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Editor's Notes: Memories of working for a weekly
I was sitting in an office of the Tri-County Newspapers suite in Willows on Thursday morning, listening to newsroom staffers and getting that warm glow of pleasant nostalgia for my old days.
It's a fun and hardworking bunch, the TCN news crew, and hanging out with them brought back memories of happy times working at a little weekly newspaper back when I was beginning my career — handling everything from kindergarten graduations to county elections, garden club news to courtroom murder cases. And all of it was important to the community.
TCN is a department of the Appeal-Democrat that publishes twice-a-week community papers out of Colusa, Orland, Willows and Corning. Reporters/photographers and sports guys work out in their counties, under the direction of TCN Managing Editor Todd Hansen. Appeal-Democrat staffers in Marysville paginate their pages and print their publications.
We're happy to be partners; and we've been impressed with the range of local reporting and the numbers of local people represented in their pages. They're serving their communities well.
When was it not cool to be in agriculture? Well, depending on when you were connected, where you were, and whether your family was prospering or going broke or not, there might have been a difference. Still, it was always a great business and lifestyle. But the idea that increasingly, of late, kids are looking at careers in agriculture as a real possibility, as reported by Ryan McCarthy in the Thursday paper: That is cool.
Good for the Yuba-Sutter Transit folks for taking care of business. They're planning to let bids for installation of security cameras at local park-and-ride lots. We want people to park their cars and ride the bus — it's good for the transit system, good for local traffic flow, saves energy. But even an older used car is a big investment for most of us, and we don't want to leave it unattended all day in a lot that could be targeted by knuckleheads. Security cameras, we think, will be well worth the price.
Feral animals cause problems, there's no doubting that. A bunch of feral pigs going through a meadow could be the equivalent of a group of roto-tillers set loose on the land, from what we've had described to us. And we've heard that the population around here probably exceeds a thousand … it's a problem that needs to be dealt with. We're just not sure that a fence is going to make that much difference. We're hoping that concerned parties come up with a cooperative and more comprehensive plan.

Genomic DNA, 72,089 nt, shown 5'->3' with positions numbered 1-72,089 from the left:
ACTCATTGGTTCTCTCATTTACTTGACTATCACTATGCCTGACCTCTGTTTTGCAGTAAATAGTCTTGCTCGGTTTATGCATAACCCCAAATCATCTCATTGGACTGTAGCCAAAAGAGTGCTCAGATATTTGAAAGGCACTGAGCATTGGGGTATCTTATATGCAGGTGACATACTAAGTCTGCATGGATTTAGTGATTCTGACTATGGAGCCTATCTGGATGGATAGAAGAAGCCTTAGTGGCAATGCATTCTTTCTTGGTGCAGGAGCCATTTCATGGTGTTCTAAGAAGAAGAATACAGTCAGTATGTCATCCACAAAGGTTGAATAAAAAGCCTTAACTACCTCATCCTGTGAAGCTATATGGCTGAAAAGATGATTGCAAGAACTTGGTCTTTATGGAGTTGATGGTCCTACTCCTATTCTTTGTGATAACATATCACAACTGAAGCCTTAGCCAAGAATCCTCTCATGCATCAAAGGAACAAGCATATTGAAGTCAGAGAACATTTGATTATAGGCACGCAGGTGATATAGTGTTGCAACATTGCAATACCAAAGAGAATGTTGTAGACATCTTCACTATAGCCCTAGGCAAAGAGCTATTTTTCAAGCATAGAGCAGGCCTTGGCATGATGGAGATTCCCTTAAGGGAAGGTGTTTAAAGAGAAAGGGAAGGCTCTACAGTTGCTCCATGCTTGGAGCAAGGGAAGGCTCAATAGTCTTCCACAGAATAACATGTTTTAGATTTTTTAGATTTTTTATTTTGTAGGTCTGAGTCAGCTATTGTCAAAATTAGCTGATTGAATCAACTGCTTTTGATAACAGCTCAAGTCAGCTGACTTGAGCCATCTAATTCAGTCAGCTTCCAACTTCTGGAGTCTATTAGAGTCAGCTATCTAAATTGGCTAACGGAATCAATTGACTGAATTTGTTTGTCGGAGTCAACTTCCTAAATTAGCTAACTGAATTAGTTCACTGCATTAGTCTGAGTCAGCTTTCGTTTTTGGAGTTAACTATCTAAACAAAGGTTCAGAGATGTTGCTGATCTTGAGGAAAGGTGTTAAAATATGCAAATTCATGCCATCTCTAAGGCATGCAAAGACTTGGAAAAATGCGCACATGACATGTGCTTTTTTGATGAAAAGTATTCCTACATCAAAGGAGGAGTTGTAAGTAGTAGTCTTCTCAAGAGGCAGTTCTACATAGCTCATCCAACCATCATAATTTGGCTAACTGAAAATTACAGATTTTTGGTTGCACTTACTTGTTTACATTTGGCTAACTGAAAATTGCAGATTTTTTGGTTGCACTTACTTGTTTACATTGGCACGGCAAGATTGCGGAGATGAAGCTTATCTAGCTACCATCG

It's a dramatic and attention-drawing accent — the Ellis Lake lighted fountain. We're happy that the lights will be on at least most of each week because some local citizens care enough to donate funding to pay for the electricity that the cash-strapped city can't afford. Our thanks.
We don't like seeing it here, we like seeing it here. Law enforcement officers dressed in SWAT gear, guns drawn, eyes wide open … taking part in simulated situations in which a supposed active shooter is threatening folks in a building (in this exercise, the old Peach Tree Mall in Linda). It's been decades since we started reporting on simulated natural disaster drills, car accident drills … and now "shooter" drills. We hate that it's come to this; we're grateful that officers are preparing.
They've been doing drills similar to this for some time. But this one was decidedly well-publicized. The message, perhaps, is that we should all consider what we should do in such a situation.
Helping the cause
Want to clear some space out in your back room, garage or shed?
Our friends at the Salvation Army would be happy to take your old (but in working condition) clothes washers and dryers for the Depot.
The former train station is now used by the Salvation Army as temporary housing for families in recovery.
They need to improve laundry facilities. Not only will they be happy to help you recover space, they'll come and pick up the machines for you.
Call them at 530-216-4559.